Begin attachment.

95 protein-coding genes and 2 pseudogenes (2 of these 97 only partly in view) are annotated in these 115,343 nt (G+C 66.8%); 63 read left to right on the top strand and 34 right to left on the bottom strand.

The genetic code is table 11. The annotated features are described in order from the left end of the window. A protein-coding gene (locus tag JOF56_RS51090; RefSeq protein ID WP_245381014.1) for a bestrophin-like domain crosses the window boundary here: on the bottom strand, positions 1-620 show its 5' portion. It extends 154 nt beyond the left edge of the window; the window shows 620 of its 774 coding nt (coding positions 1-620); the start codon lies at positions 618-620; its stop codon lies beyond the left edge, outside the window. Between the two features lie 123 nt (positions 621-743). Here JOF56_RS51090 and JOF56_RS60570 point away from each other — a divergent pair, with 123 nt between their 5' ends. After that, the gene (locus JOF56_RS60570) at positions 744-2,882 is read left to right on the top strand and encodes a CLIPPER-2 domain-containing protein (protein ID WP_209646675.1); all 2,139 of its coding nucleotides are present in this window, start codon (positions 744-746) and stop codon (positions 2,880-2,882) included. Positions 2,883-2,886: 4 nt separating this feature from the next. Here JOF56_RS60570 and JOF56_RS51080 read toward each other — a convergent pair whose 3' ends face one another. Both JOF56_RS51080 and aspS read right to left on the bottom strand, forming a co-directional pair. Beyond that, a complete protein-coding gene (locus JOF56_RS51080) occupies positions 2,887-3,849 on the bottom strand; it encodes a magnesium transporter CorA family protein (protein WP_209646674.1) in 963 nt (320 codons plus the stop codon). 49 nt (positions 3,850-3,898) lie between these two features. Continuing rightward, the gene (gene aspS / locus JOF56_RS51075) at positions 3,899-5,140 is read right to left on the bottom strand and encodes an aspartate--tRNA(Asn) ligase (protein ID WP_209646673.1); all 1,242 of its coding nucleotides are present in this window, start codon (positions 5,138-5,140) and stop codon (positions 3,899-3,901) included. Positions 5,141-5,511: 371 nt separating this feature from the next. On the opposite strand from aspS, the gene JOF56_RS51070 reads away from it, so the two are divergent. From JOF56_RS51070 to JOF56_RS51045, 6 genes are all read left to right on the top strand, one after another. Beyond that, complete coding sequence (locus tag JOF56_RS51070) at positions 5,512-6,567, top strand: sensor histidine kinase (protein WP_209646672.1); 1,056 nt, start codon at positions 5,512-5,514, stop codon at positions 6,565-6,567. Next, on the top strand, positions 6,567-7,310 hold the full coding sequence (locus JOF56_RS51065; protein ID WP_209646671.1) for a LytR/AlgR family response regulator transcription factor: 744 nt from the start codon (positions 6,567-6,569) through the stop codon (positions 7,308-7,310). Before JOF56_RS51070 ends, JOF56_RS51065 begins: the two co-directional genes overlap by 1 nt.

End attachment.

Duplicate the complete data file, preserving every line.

95 protein-coding genes and 2 pseudogenes (2 of these 97 only partly in view) are annotated in these 115,343 nt (G+C 66.8%); 63 read left to right on the top strand and 34 right to left on the bottom strand.

The genetic code is table 11. The annotated features are described in order from the left end of the window. A protein-coding gene (locus tag JOF56_RS51090; RefSeq protein ID WP_245381014.1) for a bestrophin-like domain crosses the window boundary here: on the bottom strand, positions 1-620 show its 5' portion. It extends 154 nt beyond the left edge of the window; the window shows 620 of its 774 coding nt (coding positions 1-620); the start codon lies at positions 618-620; its stop codon lies beyond the left edge, outside the window. Between the two features lie 123 nt (positions 621-743). Here JOF56_RS51090 and JOF56_RS60570 point away from each other — a divergent pair, with 123 nt between their 5' ends. After that, the gene (locus JOF56_RS60570) at positions 744-2,882 is read left to right on the top strand and encodes a CLIPPER-2 domain-containing protein (protein ID WP_209646675.1); all 2,139 of its coding nucleotides are present in this window, start codon (positions 744-746) and stop codon (positions 2,880-2,882) included. Positions 2,883-2,886: 4 nt separating this feature from the next. Here JOF56_RS60570 and JOF56_RS51080 read toward each other — a convergent pair whose 3' ends face one another. Both JOF56_RS51080 and aspS read right to left on the bottom strand, forming a co-directional pair. Beyond that, a complete protein-coding gene (locus JOF56_RS51080) occupies positions 2,887-3,849 on the bottom strand; it encodes a magnesium transporter CorA family protein (protein WP_209646674.1) in 963 nt (320 codons plus the stop codon). 49 nt (positions 3,850-3,898) lie between these two features. Continuing rightward, the gene (gene aspS / locus JOF56_RS51075) at positions 3,899-5,140 is read right to left on the bottom strand and encodes an aspartate--tRNA(Asn) ligase (protein ID WP_209646673.1); all 1,242 of its coding nucleotides are present in this window, start codon (positions 5,138-5,140) and stop codon (positions 3,899-3,901) included. Positions 5,141-5,511: 371 nt separating this feature from the next. On the opposite strand from aspS, the gene JOF56_RS51070 reads away from it, so the two are divergent. From JOF56_RS51070 to JOF56_RS51045, 6 genes are all read left to right on the top strand, one after another. Beyond that, complete coding sequence (locus tag JOF56_RS51070) at positions 5,512-6,567, top strand: sensor histidine kinase (protein WP_209646672.1); 1,056 nt, start codon at positions 5,512-5,514, stop codon at positions 6,565-6,567. Next, on the top strand, positions 6,567-7,310 hold the full coding sequence (locus JOF56_RS51065; protein ID WP_209646671.1) for a LytR/AlgR family response regulator transcription factor: 744 nt from the start codon (positions 6,567-6,569) through the stop codon (positions 7,308-7,310). Before JOF56_RS51070 ends, JOF56_RS51065 begins: the two co-directional genes overlap by 1 nt.